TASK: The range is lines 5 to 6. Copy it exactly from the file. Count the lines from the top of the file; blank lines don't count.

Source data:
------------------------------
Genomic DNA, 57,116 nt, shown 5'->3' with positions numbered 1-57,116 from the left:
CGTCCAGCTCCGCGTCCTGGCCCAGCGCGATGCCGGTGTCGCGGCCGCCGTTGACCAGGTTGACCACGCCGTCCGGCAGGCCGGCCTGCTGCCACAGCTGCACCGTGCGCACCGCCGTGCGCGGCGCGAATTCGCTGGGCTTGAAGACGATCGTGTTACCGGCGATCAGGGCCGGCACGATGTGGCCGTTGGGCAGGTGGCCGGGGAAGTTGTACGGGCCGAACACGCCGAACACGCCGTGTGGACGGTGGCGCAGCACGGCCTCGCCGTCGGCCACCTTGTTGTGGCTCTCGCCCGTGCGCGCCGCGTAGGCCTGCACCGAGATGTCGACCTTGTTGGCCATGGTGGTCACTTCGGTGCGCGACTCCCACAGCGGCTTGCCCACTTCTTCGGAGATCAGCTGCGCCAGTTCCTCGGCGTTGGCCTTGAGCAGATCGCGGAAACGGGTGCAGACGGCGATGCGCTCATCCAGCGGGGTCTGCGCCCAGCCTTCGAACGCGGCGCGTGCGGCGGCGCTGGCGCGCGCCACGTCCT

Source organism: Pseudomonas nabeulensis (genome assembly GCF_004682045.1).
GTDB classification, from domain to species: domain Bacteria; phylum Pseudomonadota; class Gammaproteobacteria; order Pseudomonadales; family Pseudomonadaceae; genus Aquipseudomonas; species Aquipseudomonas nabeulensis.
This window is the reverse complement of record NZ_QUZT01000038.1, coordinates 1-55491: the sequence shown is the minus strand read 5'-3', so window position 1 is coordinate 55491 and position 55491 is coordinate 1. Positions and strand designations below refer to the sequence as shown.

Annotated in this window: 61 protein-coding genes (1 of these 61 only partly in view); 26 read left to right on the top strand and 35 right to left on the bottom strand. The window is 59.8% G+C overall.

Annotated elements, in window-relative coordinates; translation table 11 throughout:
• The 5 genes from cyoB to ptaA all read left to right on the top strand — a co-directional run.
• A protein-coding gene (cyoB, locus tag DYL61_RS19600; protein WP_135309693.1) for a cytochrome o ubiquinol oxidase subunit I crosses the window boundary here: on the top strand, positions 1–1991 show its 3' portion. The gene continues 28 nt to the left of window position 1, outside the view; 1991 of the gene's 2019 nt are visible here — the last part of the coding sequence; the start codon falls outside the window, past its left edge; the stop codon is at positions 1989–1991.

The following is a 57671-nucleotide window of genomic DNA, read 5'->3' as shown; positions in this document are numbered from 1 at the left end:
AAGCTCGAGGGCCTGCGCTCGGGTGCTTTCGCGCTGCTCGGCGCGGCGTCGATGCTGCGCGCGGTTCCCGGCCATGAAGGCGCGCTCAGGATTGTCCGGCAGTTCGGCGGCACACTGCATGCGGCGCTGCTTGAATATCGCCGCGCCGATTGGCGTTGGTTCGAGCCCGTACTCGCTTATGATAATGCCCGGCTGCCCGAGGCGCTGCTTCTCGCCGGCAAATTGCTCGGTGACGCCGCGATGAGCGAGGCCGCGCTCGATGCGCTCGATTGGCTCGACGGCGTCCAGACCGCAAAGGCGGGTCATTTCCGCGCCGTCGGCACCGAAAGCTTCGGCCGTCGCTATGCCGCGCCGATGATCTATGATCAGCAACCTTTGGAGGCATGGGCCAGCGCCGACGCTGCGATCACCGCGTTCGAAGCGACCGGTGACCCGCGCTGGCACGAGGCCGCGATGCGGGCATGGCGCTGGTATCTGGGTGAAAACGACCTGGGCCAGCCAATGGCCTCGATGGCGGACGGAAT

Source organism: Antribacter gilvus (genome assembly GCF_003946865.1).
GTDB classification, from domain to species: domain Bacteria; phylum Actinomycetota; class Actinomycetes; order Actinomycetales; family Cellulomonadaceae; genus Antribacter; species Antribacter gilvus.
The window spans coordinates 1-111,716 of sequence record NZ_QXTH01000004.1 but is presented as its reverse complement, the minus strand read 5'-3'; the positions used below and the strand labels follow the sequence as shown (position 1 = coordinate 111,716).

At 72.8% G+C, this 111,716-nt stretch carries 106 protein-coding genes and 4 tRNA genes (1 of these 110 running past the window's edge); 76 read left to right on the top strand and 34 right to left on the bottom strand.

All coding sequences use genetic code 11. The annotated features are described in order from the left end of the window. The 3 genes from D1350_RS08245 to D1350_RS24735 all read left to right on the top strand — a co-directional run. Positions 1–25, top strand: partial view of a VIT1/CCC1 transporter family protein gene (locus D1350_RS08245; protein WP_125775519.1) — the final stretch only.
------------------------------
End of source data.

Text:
This window is the reverse complement of record NZ_QUZT01000038.1, coordinates 1-55491: the sequence shown is the minus strand read 5'-3', so window position 1 is coordinate 55491 and position 55491 is coordinate 1. Positions and strand designations below refer to the sequence as shown.

Annotated in this window: 61 protein-coding genes (1 of these 61 only partly in view); 26 read left to right on the top strand and 35 right to left on the bottom strand. The window is 59.8% G+C overall.